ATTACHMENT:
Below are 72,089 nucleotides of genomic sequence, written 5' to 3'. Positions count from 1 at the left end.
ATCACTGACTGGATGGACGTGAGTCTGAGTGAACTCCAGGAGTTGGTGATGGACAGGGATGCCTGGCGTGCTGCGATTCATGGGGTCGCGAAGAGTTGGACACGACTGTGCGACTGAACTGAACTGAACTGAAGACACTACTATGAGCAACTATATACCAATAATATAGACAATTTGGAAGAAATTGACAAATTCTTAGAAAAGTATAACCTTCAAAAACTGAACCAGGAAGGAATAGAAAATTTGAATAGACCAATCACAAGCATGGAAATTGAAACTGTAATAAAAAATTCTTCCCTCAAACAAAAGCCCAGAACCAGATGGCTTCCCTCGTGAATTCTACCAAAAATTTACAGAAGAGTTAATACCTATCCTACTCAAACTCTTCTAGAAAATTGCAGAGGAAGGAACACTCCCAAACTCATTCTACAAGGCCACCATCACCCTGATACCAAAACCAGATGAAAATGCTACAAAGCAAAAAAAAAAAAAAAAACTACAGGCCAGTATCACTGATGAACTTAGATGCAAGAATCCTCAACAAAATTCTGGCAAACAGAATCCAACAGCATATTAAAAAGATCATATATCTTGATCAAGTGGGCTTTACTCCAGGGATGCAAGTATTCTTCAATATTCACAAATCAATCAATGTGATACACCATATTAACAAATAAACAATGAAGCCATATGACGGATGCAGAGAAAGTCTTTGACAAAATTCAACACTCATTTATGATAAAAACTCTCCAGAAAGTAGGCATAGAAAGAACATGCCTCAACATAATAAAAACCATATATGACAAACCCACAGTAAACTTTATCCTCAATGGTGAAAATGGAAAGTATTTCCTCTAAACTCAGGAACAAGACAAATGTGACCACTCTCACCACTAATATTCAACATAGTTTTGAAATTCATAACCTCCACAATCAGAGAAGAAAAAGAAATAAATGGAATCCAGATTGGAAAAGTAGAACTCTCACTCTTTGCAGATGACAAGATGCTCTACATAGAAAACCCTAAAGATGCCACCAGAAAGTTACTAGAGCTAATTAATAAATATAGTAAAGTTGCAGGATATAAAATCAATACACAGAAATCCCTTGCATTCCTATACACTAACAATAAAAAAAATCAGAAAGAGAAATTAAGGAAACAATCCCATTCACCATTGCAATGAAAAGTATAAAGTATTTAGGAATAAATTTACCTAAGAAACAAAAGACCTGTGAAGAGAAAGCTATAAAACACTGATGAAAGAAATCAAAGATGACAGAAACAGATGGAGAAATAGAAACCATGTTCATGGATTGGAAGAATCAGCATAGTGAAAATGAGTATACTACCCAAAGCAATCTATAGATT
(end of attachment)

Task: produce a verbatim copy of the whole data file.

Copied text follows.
Below are 72,089 nucleotides of genomic sequence, written 5' to 3'. Positions count from 1 at the left end.
ATCACTGACTGGATGGACGTGAGTCTGAGTGAACTCCAGGAGTTGGTGATGGACAGGGATGCCTGGCGTGCTGCGATTCATGGGGTCGCGAAGAGTTGGACACGACTGTGCGACTGAACTGAACTGAACTGAAGACACTACTATGAGCAACTATATACCAATAATATAGACAATTTGGAAGAAATTGACAAATTCTTAGAAAAGTATAACCTTCAAAAACTGAACCAGGAAGGAATAGAAAATTTGAATAGACCAATCACAAGCATGGAAATTGAAACTGTAATAAAAAATTCTTCCCTCAAACAAAAGCCCAGAACCAGATGGCTTCCCTCGTGAATTCTACCAAAAATTTACAGAAGAGTTAATACCTATCCTACTCAAACTCTTCTAGAAAATTGCAGAGGAAGGAACACTCCCAAACTCATTCTACAAGGCCACCATCACCCTGATACCAAAACCAGATGAAAATGCTACAAAGCAAAAAAAAAAAAAAAAACTACAGGCCAGTATCACTGATGAACTTAGATGCAAGAATCCTCAACAAAATTCTGGCAAACAGAATCCAACAGCATATTAAAAAGATCATATATCTTGATCAAGTGGGCTTTACTCCAGGGATGCAAGTATTCTTCAATATTCACAAATCAATCAATGTGATACACCATATTAACAAATAAACAATGAAGCCATATGACGGATGCAGAGAAAGTCTTTGACAAAATTCAACACTCATTTATGATAAAAACTCTCCAGAAAGTAGGCATAGAAAGAACATGCCTCAACATAATAAAAACCATATATGACAAACCCACAGTAAACTTTATCCTCAATGGTGAAAATGGAAAGTATTTCCTCTAAACTCAGGAACAAGACAAATGTGACCACTCTCACCACTAATATTCAACATAGTTTTGAAATTCATAACCTCCACAATCAGAGAAGAAAAAGAAATAAATGGAATCCAGATTGGAAAAGTAGAACTCTCACTCTTTGCAGATGACAAGATGCTCTACATAGAAAACCCTAAAGATGCCACCAGAAAGTTACTAGAGCTAATTAATAAATATAGTAAAGTTGCAGGATATAAAATCAATACACAGAAATCCCTTGCATTCCTATACACTAACAATAAAAAAAATCAGAAAGAGAAATTAAGGAAACAATCCCATTCACCATTGCAATGAAAAGTATAAAGTATTTAGGAATAAATTTACCTAAGAAACAAAAGACCTGTGAAGAGAAAGCTATAAAACACTGATGAAAGAAATCAAAGATGACAGAAACAGATGGAGAAATAGAAACCATGTTCATGGATTGGAAGAATCAGCATAGTGAAAATGAGTATACTACCCAAAGCAATCTATAGATT